Arrogance in the DJ Industry (Fellow DJ brought up a point)
May 27, 2016 at 10:45 pm #2401321
I was speaking to a fellow DJ on Skype who’s been having a hard time making friends with other DJ’s who work the clubs and he was on to me that most alot of them are in it for themselves and the money, fob people off, are generally unfriendly and are only interested in established DJ’s who already have a following.
In my opinion there is some truth in this, as there is a couple of guys who work the clubs around my way that are quite arrogant and generally are just best avoided.
Has anyone on here had similar experiences.
May 27, 2016 at 11:05 pm #2401341
- This topic was modified 3 years, 8 months ago by Allan Murray.
Don’t want this to sound too harsh as worded this the best i could.
But i can speak from experience as I have encountered that couple of DJ’s in my local town that fit this description, which isn’t a good thing as being friendly and helpfull as Phil was saying on the Digital DJ Masterclass will take you further as a DJ.May 28, 2016 at 8:56 am #2401451
There are “******” in every business. Some pro-athletes have chips on their shoulder the size of mount rushmore, others remain friendly, approachable and down to earth. Same with DJs.
The only thing for really established DJs (which you won’t find in your neighborhood clubs though) is that they have to disconnect to an extent as a way of self-preservation. EVERYBODY wants a piece of their action and if you give in to one then you have to give in to all, which is impossible. So they tend to display a bit of Diva/Divo behavior, but imho understandable.
That said, even some of the big ones take the time to talk to their fans if they can.
I guess that the behavior you describe comes from insecurity and the need to make being a DJ something they can use to give themselves some importance and perhaps even self-esteem and have adopted this crazy way of treating others.
At the end of the day, if someone thinks that they are better than other, there isn’t much you can do about it other than to ignore them completely.May 28, 2016 at 8:58 am #2401461
Well what can I say. There are turds in every industry. It’s best just to ignore then and not to give them attention they want because they DO NOT deserve it 🙂May 28, 2016 at 4:14 pm #2401541
Very true folks, a couple of employees at my local college were also like that, they never bothered me as i knew about them through word of mouth.
What DJ’s with this attitude need to remember is, is that they are their to serve the crowd.
Thats mainly what our job consists of.
I’ve been a Mobile guy on and off since 2003 and being approchable and friendly has always had it’s rewards when it comes to getting booked and having good feedback, not to mention that a good word gets passed around as well.May 28, 2016 at 5:44 pm #2401571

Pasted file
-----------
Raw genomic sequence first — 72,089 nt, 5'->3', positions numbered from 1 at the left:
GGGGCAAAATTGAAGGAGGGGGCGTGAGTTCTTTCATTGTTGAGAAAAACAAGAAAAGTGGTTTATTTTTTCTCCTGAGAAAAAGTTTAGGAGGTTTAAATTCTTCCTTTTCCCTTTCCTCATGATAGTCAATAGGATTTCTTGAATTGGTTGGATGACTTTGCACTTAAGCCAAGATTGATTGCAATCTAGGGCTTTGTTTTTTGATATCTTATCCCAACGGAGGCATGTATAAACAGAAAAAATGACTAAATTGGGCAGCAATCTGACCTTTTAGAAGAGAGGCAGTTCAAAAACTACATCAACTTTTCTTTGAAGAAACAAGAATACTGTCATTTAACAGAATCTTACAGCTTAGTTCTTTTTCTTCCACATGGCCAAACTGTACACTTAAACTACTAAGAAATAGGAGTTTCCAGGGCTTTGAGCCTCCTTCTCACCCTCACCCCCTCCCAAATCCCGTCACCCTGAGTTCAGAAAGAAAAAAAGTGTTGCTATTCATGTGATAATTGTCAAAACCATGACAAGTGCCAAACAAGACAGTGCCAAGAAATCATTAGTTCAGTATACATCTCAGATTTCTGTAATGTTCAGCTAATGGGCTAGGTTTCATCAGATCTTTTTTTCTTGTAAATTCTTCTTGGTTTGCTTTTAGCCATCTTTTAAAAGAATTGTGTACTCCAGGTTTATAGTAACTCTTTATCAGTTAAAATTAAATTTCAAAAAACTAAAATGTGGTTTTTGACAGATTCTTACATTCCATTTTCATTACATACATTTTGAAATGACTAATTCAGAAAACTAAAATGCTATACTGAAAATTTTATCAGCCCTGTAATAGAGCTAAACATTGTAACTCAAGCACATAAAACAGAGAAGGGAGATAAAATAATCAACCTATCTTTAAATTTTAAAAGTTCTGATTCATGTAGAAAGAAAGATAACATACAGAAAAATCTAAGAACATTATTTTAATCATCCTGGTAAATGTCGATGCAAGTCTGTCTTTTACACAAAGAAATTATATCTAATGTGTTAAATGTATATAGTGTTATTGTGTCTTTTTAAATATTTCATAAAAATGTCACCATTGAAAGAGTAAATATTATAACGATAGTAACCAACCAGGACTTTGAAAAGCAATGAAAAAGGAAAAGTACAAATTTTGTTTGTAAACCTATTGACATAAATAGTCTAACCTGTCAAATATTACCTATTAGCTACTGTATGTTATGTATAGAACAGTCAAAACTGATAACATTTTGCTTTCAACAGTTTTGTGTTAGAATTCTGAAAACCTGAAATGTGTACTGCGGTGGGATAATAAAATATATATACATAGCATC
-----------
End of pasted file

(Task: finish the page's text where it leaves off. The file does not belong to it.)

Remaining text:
I think “us” mobile gigs get that more than especially our younger counterparts that entered DJ-ing out of a sense of wanting to be the next Tiesto, Armin or Guetta.
And it’s harder to be mad at a friendly guy if he makes a mistake than it is at a … you know what.May 28, 2016 at 7:21 pm #2401601
Spot on, age could also play a part as well as the younger crew are into what the mainstream media throws their way.
The clubs in my local town play music thats basically top 40 or cheese dance from e.g clubland cd’s etc:
There’s the odd night once a month were there’s an event that plays bassline music, but other than that it’s pretty much chart pop and the like.
To be fair though, the area I live in some of the folk can be quite snobby so some of the DJ’s who work the club circuit may of came from a privilaged background or born into a bit of wealth.
Going slightly off topic, the local political party for the area is Tory and a large percentage of their voters are from a middle or upper class background.
But thats politics, another topic for another time… lolMay 30, 2016 at 8:48 am #2401691
Yes there are a lot of arrogant DJs that let their self preservation instinct and bully tactics grow beyond what is considered good taste.
However I have to say that most of them are mid-card players and jobbers at best. Those are the cards that are hardest fought for as newbies want to get in and that is their next step, they want more, but are stalled and so want to keep at least that jobber status and then there is semi-retired asshats (like me) that also snatch away gigs just because they can 😛
But what I have seen and this is 99% true: If you want to step up from that midcard your main skill is to be a professional. I never complained, I never fought, I gave up sets freely to others and even supported them etc. This kind of behaviour gets recognised by managers and promoters alike and they will tend to book you, because you are reliable, trustworthy, not a diva and not complicated. Hell I gave gigs to young DJs if booking agents asked me and got twice as much bookings from them in return.
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